Human dimensions of conservation, land use, and climate change in Huascaran National Park, Peru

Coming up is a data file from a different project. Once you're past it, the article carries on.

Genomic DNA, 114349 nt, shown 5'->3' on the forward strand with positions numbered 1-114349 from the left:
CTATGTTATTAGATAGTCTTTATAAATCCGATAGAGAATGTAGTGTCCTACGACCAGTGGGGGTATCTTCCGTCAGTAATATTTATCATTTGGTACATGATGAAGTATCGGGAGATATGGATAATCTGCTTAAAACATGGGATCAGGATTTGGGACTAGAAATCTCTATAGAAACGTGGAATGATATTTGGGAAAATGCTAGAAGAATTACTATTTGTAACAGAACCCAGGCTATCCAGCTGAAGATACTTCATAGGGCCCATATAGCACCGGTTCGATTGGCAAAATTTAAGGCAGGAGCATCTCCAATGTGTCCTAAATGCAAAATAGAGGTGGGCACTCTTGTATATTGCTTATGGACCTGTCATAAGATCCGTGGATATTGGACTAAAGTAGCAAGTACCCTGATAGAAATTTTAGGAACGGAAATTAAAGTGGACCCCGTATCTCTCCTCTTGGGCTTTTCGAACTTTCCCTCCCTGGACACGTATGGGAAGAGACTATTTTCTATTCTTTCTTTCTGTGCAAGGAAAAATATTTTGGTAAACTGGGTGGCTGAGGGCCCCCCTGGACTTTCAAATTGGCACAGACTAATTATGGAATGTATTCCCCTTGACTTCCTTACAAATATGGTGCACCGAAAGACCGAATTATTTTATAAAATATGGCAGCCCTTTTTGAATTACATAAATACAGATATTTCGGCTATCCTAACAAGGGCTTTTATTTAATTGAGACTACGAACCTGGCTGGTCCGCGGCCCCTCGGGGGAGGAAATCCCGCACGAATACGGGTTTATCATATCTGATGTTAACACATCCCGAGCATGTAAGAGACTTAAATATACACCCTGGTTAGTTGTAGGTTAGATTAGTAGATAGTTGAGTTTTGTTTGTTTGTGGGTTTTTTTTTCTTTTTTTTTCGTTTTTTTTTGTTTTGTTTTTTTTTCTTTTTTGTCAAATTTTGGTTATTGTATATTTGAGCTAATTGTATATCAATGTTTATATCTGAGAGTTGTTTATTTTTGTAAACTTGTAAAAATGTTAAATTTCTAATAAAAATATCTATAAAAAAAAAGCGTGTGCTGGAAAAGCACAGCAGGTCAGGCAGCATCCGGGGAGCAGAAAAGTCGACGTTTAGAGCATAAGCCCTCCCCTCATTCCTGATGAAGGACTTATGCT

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This research adopts a multi-scale approach to examine the patterns, processes, and perceptions of landscape change within the core and buffer zone of Huascaran National Park, Peru. Within the park’s boundaries are the extensively glaciated Cordillera Blanca Mountains, where runoff from glaciers feeds into lakes, streams, and wetlands to provide hydrologic resources to populations on the periphery for agriculture, as well as hydropower to populations in distant urban areas. Inhabitants living on the periphery have livelihoods that are dependant upon land and natural resources found within the park’s core and buffer zone, while governance institutions mediate access and resource use. Landscape transformations occurring within and around the park are a result of human agency, biophysical change, and global climate change. A suite of qualitative and quantitative methodologies were used to investigate the coupled social and ecological dynamics of conservation, land use, and implications of climate change in Huascaran National Park. The principal objectives of this research were to assess the spatial and temporal patterns of landscape change using land-use and land-cover data from remotely sensed imagery and to examine the role of institutions on resource governance at multiple scales. A hybrid classification method was used to classify Landsat (TM and ETM+) satellite data for the years of 1987 and 2001. Hypotheses regarding the spatial and temporal dynamics of land-cover change were tested. Results indicate that the percent of land cover from the woodland, cropland, and snow and ice classes were reduced internal to the core of the national park, while the land-cover class of shrubland increased. Interviews with 143 informants revealed perceptions of landscape change and narratives of socio-political land use change. Interview data corroborated the findings of reduced land cover in the snow and ice class. Data also demonstrated that legacies of land tenure and governance are essential for evaluating the adaptive capacity of different institutions and communities confronting conditions of climate change. This research contributes to literature on dynamics and processes of landscape change by bridging analytical frameworks from landscape ecology, cultural and political ecology, and land change science and contributing to human dimensions of global change research.